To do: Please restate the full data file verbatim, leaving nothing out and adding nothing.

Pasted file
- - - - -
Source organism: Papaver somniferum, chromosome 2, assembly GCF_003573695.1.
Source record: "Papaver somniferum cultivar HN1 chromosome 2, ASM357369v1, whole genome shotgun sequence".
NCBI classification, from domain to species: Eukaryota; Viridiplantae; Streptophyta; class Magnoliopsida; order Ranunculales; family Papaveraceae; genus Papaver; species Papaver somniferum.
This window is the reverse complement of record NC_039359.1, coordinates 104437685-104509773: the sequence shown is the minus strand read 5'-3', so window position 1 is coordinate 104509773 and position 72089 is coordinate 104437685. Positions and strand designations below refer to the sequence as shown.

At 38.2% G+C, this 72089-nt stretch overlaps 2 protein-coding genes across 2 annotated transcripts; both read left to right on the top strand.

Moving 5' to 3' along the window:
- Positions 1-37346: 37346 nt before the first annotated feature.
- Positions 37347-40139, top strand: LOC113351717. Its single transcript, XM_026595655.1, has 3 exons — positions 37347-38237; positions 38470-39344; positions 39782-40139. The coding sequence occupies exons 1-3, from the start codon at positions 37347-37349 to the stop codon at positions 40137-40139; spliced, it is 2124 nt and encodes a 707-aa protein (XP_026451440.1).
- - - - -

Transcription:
Source organism: Papaver somniferum, chromosome 2, assembly GCF_003573695.1.
Source record: "Papaver somniferum cultivar HN1 chromosome 2, ASM357369v1, whole genome shotgun sequence".
NCBI classification, from domain to species: Eukaryota; Viridiplantae; Streptophyta; class Magnoliopsida; order Ranunculales; family Papaveraceae; genus Papaver; species Papaver somniferum.
This window is the reverse complement of record NC_039359.1, coordinates 104437685-104509773: the sequence shown is the minus strand read 5'-3', so window position 1 is coordinate 104509773 and position 72089 is coordinate 104437685. Positions and strand designations below refer to the sequence as shown.

At 38.2% G+C, this 72089-nt stretch overlaps 2 protein-coding genes across 2 annotated transcripts; both read left to right on the top strand.

Moving 5' to 3' along the window:
- Positions 1-37346: 37346 nt before the first annotated feature.
- Positions 37347-40139, top strand: LOC113351717. Its single transcript, XM_026595655.1, has 3 exons — positions 37347-38237; positions 38470-39344; positions 39782-40139. The coding sequence occupies exons 1-3, from the start codon at positions 37347-37349 to the stop codon at positions 40137-40139; spliced, it is 2124 nt and encodes a 707-aa protein (XP_026451440.1).